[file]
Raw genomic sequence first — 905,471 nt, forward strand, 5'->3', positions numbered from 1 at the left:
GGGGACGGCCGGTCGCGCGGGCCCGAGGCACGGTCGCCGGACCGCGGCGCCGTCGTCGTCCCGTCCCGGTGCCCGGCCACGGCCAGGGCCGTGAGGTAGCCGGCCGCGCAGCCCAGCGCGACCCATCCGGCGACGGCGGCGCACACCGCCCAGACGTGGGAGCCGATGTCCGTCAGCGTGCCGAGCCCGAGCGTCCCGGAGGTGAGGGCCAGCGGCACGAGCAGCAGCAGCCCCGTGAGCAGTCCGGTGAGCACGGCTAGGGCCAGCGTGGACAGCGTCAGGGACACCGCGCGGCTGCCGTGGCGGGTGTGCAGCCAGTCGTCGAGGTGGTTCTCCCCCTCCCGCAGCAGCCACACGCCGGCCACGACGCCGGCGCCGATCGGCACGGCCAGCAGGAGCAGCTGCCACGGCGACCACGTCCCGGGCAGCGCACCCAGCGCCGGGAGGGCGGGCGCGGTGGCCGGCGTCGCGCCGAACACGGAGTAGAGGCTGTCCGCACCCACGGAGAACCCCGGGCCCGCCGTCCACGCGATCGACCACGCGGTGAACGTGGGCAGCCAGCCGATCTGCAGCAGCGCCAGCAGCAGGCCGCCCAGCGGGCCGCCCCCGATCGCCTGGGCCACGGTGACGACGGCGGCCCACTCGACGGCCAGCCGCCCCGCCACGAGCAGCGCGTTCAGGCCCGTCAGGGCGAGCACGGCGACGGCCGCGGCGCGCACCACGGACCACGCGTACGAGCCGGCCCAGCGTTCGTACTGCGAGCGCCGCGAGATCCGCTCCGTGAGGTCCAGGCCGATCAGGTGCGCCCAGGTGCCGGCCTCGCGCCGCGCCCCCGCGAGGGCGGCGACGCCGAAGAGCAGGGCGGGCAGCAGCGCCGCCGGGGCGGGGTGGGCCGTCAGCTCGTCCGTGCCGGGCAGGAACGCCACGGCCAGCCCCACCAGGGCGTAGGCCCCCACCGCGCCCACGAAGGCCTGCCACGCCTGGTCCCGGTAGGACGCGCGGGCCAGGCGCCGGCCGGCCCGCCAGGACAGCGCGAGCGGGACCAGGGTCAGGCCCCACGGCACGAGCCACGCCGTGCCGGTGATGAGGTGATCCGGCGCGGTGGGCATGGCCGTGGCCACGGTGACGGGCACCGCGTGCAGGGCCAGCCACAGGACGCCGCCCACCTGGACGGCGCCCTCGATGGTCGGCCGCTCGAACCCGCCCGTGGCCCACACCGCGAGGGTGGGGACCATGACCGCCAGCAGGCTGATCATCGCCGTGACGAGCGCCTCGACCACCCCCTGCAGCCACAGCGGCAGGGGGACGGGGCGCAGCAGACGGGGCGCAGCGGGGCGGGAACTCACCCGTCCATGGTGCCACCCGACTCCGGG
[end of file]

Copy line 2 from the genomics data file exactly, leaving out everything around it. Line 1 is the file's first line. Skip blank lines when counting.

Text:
GGGGACGGCCGGTCGCGCGGGCCCGAGGCACGGTCGCCGGACCGCGGCGCCGTCGTCGTCCCGTCCCGGTGCCCGGCCACGGCCAGGGCCGTGAGGTAGCCGGCCGCGCAGCCCAGCGCGACCCATCCGGCGACGGCGGCGCACACCGCCCAGACGTGGGAGCCGATGTCCGTCAGCGTGCCGAGCCCGAGCGTCCCGGAGGTGAGGGCCAGCGGCACGAGCAGCAGCAGCCCCGTGAGCAGTCCGGTGAGCACGGCTAGGGCCAGCGTGGACAGCGTCAGGGACACCGCGCGGCTGCCGTGGCGGGTGTGCAGCCAGTCGTCGAGGTGGTTCTCCCCCTCCCGCAGCAGCCACACGCCGGCCACGACGCCGGCGCCGATCGGCACGGCCAGCAGGAGCAGCTGCCACGGCGACCACGTCCCGGGCAGCGCACCCAGCGCCGGGAGGGCGGGCGCGGTGGCCGGCGTCGCGCCGAACACGGAGTAGAGGCTGTCCGCACCCACGGAGAACCCCGGGCCCGCCGTCCACGCGATCGACCACGCGGTGAACGTGGGCAGCCAGCCGATCTGCAGCAGCGCCAGCAGCAGGCCGCCCAGCGGGCCGCCCCCGATCGCCTGGGCCACGGTGACGACGGCGGCCCACTCGACGGCCAGCCGCCCCGCCACGAGCAGCGCGTTCAGGCCCGTCAGGGCGAGCACGGCGACGGCCGCGGCGCGCACCACGGACCACGCGTACGAGCCGGCCCAGCGTTCGTACTGCGAGCGCCGCGAGATCCGCTCCGTGAGGTCCAGGCCGATCAGGTGCGCCCAGGTGCCGGCCTCGCGCCGCGCCCCCGCGAGGGCGGCGACGCCGAAGAGCAGGGCGGGCAGCAGCGCCGCCGGGGCGGGGTGGGCCGTCAGCTCGTCCGTGCCGGGCAGGAACGCCACGGCCAGCCCCACCAGGGCGTAGGCCCCCACCGCGCCCACGAAGGCCTGCCACGCCTGGTCCCGGTAGGACGCGCGGGCCAGGCGCCGGCCGGCCCGCCAGGACAGCGCGAGCGGGACCAGGGTCAGGCCCCACGGCACGAGCCACGCCGTGCCGGTGATGAGGTGATCCGGCGCGGTGGGCATGGCCGTGGCCACGGTGACGGGCACCGCGTGCAGGGCCAGCCACAGGACGCCGCCCACCTGGACGGCGCCCTCGATGGTCGGCCGCTCGAACCCGCCCGTGGCCCACACCGCGAGGGTGGGGACCATGACCGCCAGCAGGCTGATCATCGCCGTGACGAGCGCCTCGACCACCCCCTGCAGCCACAGCGGCAGGGGGACGGGGCGCAGCAGACGGGGCGCAGCGGGGCGGGAACTCACCCGTCCATGGTGCCACCCGACTCCGGG